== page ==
Eskom to sell more surplus power in major turnaround

Adopts ‘aggressive’ plan to improve volume sales.
Eskom CEO Johnny Dladla. Picture: Moneyweb

Eskom is to start selling more of its surplus capacity as new plants come on line, its acting chief executive said on Thursday, marking a shift from two years ago when the company had to conserve power because of shortages.

South Africa had regular power cuts in 2015 that hit key industries when demand exceeded capacity, but Eskom’s new coal-fired plants Kusile and Medupi have boosted the national electricity grid.

Eskom CEO Johnny Dladla said the company’s aging power plants prone to breakdowns had benefited from a better maintenance programme, helping to improve plant availability to 77.3% at the end of March from 69.9% in 2015.

“In terms of our existing generation sustainability strategy, we aim to achieve 80% plant availability, 10% planned maintenance and 10% unplanned maintenance by 2020,” Dladla said in a statement.

He said Eskom had adopted an “aggressive” plan to improve volume sales by encouraging annual growth of 2.1% in local demand and an 8% improvement in export sales over the next five years.

Eskom sells its surplus electricity to several southern African countries, including Zimbabwe and Namibia, as part of a regional power pool.

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rather than selling to others reduce the cost of electricity for us the consumers and the demand will improve.there will be no need to go solar etc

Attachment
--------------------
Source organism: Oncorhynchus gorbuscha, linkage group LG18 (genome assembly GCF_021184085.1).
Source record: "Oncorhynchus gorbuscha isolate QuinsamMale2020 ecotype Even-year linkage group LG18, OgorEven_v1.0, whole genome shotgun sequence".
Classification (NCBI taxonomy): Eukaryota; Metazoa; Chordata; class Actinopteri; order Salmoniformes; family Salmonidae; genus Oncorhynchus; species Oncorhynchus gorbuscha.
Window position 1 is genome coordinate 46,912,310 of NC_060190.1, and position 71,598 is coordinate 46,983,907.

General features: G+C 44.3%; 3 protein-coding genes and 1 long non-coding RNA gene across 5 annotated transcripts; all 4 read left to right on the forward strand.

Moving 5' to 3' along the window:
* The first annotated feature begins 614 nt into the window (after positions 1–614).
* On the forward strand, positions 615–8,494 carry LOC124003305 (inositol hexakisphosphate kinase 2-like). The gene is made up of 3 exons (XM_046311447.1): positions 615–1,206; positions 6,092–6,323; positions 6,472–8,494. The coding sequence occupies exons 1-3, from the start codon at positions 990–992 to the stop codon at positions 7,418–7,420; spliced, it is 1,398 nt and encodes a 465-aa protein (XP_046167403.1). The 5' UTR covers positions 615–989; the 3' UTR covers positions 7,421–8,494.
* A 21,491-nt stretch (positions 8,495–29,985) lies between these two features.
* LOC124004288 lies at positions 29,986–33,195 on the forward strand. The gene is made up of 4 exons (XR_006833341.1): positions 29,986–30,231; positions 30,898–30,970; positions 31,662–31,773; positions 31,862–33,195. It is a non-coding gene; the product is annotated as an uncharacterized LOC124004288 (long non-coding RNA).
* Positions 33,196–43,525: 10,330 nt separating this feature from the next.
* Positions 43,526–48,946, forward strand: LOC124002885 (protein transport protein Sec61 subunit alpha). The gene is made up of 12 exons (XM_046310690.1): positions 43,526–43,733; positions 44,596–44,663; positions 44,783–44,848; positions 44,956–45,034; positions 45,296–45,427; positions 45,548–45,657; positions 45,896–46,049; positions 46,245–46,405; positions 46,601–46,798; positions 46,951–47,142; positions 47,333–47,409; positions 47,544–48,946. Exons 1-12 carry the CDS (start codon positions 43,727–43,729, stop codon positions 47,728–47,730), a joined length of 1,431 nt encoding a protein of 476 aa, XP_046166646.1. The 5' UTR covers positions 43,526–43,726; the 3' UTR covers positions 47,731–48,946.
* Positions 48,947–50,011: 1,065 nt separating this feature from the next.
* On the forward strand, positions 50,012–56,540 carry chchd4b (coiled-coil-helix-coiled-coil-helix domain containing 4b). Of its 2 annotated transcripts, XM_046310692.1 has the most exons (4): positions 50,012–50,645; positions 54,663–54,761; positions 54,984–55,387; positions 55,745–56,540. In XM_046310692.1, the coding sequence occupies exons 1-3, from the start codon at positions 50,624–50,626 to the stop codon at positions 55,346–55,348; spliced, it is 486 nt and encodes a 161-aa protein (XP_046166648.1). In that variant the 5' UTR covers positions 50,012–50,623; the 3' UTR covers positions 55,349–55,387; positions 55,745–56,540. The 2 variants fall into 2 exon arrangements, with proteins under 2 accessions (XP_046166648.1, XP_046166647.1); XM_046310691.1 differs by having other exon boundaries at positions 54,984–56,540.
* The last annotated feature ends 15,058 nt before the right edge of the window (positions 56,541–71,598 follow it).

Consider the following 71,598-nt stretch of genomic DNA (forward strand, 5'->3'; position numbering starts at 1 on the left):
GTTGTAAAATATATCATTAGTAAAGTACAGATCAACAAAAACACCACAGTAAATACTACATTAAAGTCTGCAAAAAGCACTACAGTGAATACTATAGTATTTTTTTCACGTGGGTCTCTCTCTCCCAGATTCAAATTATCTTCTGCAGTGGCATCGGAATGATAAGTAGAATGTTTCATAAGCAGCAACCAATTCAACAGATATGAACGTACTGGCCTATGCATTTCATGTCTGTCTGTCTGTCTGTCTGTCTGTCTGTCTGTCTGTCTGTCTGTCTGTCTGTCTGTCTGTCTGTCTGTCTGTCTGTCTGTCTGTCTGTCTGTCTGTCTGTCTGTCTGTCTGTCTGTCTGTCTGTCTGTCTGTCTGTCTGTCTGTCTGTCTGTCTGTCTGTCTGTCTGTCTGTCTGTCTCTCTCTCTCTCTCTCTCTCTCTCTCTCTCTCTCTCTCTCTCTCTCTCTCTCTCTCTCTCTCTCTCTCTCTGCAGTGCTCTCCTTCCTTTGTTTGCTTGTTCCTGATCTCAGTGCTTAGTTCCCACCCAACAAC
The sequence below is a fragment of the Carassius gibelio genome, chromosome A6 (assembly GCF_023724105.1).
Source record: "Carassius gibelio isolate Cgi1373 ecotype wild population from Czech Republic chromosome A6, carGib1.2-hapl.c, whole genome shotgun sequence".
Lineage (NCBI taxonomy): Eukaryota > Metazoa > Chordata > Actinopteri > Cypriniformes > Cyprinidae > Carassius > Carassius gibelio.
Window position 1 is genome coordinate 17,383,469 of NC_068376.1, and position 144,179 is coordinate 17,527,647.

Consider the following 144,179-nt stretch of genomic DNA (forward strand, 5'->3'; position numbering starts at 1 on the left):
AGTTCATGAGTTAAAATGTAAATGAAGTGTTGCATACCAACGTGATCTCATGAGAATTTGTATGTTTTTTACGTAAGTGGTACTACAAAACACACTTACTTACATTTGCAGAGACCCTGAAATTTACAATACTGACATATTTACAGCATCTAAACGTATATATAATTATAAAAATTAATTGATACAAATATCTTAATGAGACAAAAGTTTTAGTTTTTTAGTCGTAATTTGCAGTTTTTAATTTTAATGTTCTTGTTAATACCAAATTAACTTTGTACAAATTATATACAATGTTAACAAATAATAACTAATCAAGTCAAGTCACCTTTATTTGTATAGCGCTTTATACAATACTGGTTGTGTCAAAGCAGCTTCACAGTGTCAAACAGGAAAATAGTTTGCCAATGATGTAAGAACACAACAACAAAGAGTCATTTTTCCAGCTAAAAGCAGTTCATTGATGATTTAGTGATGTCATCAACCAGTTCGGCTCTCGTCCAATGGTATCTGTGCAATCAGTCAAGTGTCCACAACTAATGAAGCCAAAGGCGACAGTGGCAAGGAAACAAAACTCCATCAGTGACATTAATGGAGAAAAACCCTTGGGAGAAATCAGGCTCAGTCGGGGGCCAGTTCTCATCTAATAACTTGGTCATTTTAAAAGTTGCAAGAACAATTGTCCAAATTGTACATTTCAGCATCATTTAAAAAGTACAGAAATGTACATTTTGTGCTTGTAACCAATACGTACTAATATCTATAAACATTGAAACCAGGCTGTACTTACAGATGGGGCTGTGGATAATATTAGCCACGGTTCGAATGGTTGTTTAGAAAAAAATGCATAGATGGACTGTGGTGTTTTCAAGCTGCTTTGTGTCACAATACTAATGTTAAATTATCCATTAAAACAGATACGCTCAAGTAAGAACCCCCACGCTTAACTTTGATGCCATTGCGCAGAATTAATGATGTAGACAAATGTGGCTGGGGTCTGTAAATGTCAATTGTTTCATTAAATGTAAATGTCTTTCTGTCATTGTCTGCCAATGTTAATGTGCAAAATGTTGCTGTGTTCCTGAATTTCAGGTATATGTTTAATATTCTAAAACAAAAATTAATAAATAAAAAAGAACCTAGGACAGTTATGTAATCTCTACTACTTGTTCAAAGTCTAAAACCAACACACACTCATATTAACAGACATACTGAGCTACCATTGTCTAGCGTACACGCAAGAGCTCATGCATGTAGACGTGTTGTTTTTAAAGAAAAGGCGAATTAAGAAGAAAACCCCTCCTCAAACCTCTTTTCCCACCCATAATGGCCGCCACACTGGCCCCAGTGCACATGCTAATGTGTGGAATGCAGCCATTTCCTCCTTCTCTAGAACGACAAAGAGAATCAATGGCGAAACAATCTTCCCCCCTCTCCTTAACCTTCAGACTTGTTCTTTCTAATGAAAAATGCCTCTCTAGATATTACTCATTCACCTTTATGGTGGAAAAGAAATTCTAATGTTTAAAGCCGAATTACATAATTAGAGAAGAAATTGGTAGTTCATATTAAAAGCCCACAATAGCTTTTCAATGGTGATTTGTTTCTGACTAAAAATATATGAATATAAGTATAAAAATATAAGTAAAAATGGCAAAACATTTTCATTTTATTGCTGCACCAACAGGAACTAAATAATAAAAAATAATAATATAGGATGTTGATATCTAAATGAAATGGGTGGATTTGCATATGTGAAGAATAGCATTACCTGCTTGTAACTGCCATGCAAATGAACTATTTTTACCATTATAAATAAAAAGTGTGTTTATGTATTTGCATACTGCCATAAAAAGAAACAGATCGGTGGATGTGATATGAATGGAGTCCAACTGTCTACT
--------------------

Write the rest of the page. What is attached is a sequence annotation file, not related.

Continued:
With reference to your comment, please consider the following; selling excess capacity to other countries does not necessarily reduce the cost to produce said unit of energy, but producing larger volumes usually causes units to be cheaper; secondly selling excess capacity to other countries generates extra revenue which means that the South African consumer will not necessarily need to pay large increases every year.

Renewable energy is the future, and SA should try be a leader in it, especially on the continent. SA needs to develop a competitive advantage in something useful.. I agree that selling excess supply makes sense as do economies of scale, however it only makes sense when those you are selling it to actually pay for it (Zim, I’m looking at you).

What is rather amusing is that we suddenly have surplus electricity that we can sell, whereas the nuclear deal seems to have quietened down a little. Doubt it’s the last we have heard of it though.

I agree that prices could be effectively lowered if we shifted cost to foreign buyers, but I think we will be subject to regular increases in prices regardless of who we are selling it to, as it is evident that Eskom is a “captured” SOE.

This man he talk with forked tongue
Property development in certain jhb areas is at a standstill because eishkom/city powerless cannot deliver.
mashaba of the da has not improved anything in jozy

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